Norwich city centre church, St Stephen’s, started on their Eco Church journey after reading and discussing Ruth Valerio’s “Saying yes to life” book during the Coronavirus lockdown period.
“There was a sense that we were pushing at an open door: it wasn’t that people hadn’t thought about these things before, but that maybe they hadn’t thought about them in relation to their faith,” says Eco Church team member, Hannah Emmrich.
They’ve found it helpful to have a team, with individuals taking on different responsibilities from sourcing eco-friendly cleaning products to starting a longer-term, much bigger project seeking solar panels. “It’s so much more than ‘tick sheets’, there’s something for everyone to get involved with,” says Lisa Fifield. “People have been thinking about where this comes from scripturally and how can we apply it. People who had never considered campaigning on environmental issues have had a go for the first time and are living their faith through it in a new way.”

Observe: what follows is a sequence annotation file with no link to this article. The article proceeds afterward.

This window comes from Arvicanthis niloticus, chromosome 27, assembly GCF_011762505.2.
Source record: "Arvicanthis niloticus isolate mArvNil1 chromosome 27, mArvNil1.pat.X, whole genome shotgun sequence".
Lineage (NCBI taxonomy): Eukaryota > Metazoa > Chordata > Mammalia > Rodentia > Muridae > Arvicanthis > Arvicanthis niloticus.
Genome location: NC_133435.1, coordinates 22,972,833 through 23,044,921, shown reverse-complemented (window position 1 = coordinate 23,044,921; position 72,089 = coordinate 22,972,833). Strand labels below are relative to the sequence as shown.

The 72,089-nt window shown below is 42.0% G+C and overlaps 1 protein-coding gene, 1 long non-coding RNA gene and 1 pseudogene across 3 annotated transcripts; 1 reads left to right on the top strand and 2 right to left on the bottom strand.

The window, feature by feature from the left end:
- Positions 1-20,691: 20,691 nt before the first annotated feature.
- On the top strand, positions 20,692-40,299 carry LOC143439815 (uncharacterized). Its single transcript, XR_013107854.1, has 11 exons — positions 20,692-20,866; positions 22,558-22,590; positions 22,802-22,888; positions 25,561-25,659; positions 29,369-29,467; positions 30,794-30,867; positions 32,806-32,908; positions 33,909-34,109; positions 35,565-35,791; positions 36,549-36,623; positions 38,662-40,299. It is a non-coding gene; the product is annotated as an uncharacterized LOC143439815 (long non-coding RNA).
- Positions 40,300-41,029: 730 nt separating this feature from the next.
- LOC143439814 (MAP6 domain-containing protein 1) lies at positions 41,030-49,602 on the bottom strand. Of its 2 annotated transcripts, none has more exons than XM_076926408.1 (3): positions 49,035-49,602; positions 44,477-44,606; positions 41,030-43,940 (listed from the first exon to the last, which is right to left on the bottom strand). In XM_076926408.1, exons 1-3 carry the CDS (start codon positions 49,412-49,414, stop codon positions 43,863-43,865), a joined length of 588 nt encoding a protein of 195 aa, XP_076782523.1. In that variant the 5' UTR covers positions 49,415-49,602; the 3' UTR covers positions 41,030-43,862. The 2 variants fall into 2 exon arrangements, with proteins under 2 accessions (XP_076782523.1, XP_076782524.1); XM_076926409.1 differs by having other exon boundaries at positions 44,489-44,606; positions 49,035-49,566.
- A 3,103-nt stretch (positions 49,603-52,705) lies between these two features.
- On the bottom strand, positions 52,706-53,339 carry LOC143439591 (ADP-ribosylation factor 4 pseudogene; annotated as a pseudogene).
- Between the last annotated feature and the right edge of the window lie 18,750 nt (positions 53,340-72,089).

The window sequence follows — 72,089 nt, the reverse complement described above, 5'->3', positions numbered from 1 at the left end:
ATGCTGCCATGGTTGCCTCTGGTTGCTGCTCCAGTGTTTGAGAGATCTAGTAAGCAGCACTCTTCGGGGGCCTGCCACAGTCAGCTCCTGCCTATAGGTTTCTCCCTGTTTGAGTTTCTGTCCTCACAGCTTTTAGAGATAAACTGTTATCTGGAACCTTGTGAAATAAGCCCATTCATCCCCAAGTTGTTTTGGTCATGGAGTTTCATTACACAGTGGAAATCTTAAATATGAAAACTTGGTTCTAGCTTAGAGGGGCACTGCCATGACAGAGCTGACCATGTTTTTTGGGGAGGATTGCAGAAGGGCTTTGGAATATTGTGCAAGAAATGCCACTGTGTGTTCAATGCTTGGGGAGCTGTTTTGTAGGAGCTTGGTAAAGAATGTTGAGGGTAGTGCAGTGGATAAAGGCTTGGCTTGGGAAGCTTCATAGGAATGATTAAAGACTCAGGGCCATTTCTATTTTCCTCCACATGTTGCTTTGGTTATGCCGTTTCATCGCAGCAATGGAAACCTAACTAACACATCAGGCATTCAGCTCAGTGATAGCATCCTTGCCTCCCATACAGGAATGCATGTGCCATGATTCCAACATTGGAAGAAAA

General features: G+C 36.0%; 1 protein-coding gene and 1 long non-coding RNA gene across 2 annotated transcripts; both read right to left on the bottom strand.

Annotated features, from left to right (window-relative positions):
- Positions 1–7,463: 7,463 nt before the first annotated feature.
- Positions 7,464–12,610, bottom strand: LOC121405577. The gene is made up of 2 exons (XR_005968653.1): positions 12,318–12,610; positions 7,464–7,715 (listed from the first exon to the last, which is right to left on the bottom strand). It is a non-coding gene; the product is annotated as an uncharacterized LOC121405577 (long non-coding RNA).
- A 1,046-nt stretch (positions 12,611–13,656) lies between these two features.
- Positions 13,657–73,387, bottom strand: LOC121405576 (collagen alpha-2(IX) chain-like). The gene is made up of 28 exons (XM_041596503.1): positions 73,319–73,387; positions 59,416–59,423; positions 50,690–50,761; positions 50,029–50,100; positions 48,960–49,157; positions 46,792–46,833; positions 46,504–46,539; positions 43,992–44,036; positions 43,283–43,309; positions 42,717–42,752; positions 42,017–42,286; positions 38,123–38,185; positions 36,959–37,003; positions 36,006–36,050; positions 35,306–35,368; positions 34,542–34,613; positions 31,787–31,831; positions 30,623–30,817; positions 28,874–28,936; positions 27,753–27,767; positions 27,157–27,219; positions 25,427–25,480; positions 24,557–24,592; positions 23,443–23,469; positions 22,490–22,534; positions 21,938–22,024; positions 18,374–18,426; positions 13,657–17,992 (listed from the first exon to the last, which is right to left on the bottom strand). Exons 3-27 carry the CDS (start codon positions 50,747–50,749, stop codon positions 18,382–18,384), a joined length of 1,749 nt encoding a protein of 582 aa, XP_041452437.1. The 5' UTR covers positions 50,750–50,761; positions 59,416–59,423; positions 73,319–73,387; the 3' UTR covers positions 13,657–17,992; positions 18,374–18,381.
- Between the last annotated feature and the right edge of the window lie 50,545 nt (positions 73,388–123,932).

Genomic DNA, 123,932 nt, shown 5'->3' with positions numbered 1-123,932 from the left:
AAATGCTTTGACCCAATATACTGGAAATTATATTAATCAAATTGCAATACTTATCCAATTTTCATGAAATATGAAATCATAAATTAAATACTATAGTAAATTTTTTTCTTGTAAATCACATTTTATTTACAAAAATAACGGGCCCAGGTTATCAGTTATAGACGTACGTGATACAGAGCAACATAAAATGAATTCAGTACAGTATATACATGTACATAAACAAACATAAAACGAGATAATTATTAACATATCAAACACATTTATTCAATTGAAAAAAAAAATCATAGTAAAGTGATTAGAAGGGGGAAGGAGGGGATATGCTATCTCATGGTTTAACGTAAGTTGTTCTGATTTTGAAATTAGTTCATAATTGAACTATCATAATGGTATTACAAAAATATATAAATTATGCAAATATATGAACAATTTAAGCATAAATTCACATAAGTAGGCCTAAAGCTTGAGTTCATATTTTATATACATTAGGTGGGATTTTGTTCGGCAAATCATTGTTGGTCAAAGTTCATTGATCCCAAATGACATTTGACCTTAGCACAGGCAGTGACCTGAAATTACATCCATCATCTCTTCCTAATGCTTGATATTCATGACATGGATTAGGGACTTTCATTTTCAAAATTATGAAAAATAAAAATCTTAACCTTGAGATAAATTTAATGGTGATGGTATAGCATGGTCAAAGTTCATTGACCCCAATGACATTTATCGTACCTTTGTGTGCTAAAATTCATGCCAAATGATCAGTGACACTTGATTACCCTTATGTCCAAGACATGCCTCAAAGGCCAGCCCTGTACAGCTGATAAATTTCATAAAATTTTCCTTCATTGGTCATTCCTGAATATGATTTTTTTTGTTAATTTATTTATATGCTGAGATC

“It definitely engages a wider range of people in the community,” agrees Hannah.
“I like that it’s brought in a lot of younger people who’ve got a real passion for it, and I think it’s important that us ‘oldies’ look at that and actually say, ‘this is important for the next generation’ as well as work alongside you in order to do that.”
“We’re not the finished product at all. We’re on a journey and it’s a long-term commitment, but it’s one that we can do at our own pace, and bring people in when we find people joining us who’ve got expertise or passion in a certain area.”
“It brings everybody together and I’m really pleased with the process. It’s a long journey, but it’s an exciting one!” concludes Lisa.
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